A couple of posts ago, I referred to myself, in my youth, as a stone butch. This created a controversy. Everyone has their own ideas about what a stone butch is. All negative. And they didn’t include me. Butch, no argument, but not stone. That is because I am, and aways have been, a big softy. A big hugger, a big kisser, and a big cuddler. I’m sweet and I’m considerate. With humans and with dogs. I just don’t like taking my clothes off or having my “girl” parts fiddled with.
Stone butch sounds hard and immovable. Stone butch sounds cold and rough. It isn’t. I’m not made out of bedrock. I am a butch with contradictions. I am a butch with limits. Some labels are too hard, some labels are too soft, and none of them feels just right. Not even the little bear’s.
I don’t require my own special seat at the gender table. I don’t want to be corralled into the polygon sliver within the overlapping circles of lesbian, butch, transgender, queer, neutrois, genderqueer, androgynous, agender, tomboy, and transmasculine. Nor do I want to define myself by the empty space left over after eliminating what I am not: cisgender, straight, polyamorous, bisexual, transsexual, trans man, or ftm. I would like to be able to explain myself in one sentence that anyone can understand and relate to.
I don’t like using labels to exclude people. I was excluded for being odd, weird, different, queer, and awkward. An introverted tomboy. I was only included in social activities when I was bullied; otherwise I was shunned. I was the kid with the cooties from kindergarten through 6th grade. That wasn’t how I identified; it was branded onto me by the other kids at P.S. 40, Manhattan. There was no escaping it.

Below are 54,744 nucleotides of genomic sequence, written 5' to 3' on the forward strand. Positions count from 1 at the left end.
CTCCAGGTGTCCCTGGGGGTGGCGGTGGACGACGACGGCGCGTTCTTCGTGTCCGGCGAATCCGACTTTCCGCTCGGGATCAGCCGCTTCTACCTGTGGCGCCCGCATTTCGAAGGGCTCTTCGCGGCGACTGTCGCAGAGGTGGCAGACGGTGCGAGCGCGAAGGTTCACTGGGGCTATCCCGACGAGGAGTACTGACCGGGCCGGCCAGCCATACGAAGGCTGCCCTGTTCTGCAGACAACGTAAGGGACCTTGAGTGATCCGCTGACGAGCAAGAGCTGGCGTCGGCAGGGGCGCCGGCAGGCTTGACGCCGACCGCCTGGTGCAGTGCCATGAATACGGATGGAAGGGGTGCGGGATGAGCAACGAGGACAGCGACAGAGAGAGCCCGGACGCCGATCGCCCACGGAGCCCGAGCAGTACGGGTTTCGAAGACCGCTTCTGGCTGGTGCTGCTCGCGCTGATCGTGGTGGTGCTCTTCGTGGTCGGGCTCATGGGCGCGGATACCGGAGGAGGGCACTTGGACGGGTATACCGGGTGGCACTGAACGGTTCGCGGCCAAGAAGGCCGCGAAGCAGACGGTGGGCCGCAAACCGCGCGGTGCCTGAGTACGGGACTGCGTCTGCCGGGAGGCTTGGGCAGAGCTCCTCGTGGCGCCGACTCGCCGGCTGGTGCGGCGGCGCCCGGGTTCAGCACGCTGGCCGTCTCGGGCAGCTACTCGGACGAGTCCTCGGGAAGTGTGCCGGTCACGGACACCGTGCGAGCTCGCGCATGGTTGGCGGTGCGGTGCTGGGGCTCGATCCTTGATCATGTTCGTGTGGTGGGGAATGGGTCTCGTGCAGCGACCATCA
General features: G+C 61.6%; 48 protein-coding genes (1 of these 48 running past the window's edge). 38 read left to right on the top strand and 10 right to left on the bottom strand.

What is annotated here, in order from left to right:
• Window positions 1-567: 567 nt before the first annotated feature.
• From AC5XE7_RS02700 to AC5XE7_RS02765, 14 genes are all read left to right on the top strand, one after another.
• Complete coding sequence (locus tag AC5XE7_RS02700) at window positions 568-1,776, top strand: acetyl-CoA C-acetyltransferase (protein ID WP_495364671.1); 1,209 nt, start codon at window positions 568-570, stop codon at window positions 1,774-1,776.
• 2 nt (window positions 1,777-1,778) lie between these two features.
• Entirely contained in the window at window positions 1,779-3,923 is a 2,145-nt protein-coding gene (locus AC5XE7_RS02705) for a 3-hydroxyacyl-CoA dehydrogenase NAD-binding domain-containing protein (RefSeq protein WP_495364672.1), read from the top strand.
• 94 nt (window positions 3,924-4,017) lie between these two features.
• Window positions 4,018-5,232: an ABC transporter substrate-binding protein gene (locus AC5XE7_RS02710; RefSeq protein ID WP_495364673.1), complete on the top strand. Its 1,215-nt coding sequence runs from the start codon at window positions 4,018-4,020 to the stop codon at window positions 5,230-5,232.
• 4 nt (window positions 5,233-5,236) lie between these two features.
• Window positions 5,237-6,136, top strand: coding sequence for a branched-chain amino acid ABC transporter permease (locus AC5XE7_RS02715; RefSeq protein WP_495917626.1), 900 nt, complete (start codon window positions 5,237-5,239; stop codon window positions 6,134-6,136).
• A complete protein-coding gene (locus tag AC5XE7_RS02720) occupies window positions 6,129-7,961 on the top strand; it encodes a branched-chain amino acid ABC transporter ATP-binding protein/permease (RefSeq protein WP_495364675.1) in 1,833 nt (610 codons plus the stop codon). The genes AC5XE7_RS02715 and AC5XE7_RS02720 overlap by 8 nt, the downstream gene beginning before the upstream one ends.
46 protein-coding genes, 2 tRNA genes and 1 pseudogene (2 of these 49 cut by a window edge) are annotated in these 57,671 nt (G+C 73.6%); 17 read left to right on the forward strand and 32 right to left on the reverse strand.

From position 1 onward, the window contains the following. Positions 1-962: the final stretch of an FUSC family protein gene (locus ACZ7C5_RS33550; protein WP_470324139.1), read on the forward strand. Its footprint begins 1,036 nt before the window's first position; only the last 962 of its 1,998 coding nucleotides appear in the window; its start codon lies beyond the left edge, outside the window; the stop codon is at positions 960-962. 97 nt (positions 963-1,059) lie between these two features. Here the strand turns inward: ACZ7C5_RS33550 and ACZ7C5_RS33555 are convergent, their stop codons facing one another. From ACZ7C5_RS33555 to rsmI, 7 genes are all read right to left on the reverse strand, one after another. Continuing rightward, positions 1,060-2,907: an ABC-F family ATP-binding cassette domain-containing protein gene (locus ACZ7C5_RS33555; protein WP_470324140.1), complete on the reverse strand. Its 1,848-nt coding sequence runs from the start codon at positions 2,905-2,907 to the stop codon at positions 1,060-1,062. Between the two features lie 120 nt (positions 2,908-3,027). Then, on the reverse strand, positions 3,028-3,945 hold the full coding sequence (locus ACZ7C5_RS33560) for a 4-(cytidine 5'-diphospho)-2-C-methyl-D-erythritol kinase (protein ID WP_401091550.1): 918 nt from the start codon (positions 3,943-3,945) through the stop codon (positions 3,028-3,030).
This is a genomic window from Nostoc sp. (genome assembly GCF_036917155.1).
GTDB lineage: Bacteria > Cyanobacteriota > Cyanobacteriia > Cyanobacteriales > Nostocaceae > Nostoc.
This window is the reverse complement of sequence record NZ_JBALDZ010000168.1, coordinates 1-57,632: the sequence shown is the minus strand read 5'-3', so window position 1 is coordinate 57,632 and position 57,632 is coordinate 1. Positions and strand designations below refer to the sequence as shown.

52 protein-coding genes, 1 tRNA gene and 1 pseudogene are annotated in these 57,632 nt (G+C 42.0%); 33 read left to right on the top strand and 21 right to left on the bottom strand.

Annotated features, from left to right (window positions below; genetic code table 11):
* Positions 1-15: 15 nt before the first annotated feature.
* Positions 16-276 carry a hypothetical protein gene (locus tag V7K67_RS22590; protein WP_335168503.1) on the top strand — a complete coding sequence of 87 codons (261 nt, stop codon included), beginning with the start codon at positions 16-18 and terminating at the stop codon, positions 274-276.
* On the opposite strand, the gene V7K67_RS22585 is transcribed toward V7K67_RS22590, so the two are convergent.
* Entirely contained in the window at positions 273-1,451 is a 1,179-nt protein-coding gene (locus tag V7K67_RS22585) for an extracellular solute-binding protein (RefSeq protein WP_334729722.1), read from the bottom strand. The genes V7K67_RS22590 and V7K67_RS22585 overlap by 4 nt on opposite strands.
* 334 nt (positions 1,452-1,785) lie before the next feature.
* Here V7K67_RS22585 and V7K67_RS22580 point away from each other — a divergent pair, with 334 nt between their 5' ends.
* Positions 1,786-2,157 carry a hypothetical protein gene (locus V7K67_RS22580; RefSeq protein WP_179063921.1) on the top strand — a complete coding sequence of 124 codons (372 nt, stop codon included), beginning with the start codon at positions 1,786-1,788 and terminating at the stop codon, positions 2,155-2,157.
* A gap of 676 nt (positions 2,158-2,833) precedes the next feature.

I am wary of labels and categories that are applied by outsiders, even if they mean well. I do not want to be narrowly defined by the medical or psychiatric establishment. I don’t want to be patronized. I don’t wan to be pathologized.
When I tell someone I’m transgender, they may think that I just started to transition, or that I’m not very convincing. I don’t look “trans enough” to them. They are not interested in how I think about myself and where I place myself on the gender spectrum. They ask if I am on testosterone and if I’ve had surgery.
When I tell someone I’m butch, they see a masculine woman who fits their stereotype of what a lesbian looks like. They see me as “butch enough.” They are not interested in how I think about myself. If I state that butch and transgender do not have to be mutually exclusive then I need to be prepared for the Spanish Inquisition. From all sides.
Below are a few low jargon, nonjudgmental, and grammatically awkward ways to describe me:
- I always wanted to be a boy and to wear boy’s/men’s clothes, and I’ve always been attracted to women.
- I’ve never been, or wanted to be, feminine and I lean towards the masculine. The women I’ve been attracted to are warm and earthy.
- I’m not comfortable being a girl/woman, yet I am not convinced that becoming a man would make me happier. I am in a good long-term relationship with Donna and I want to keep it that way, even if I have to make compromises.
- I am happiest in the company of dogs and women (especially Gracie and Donna).
CN Lester and Sophia Banks have started a project called Songs Of Ourselves. Their mission is to provide a place where “I allow myself to be who I know myself to be”. It is worth checking out, and if you identify as trans you may want to consider adding yourself into their mix.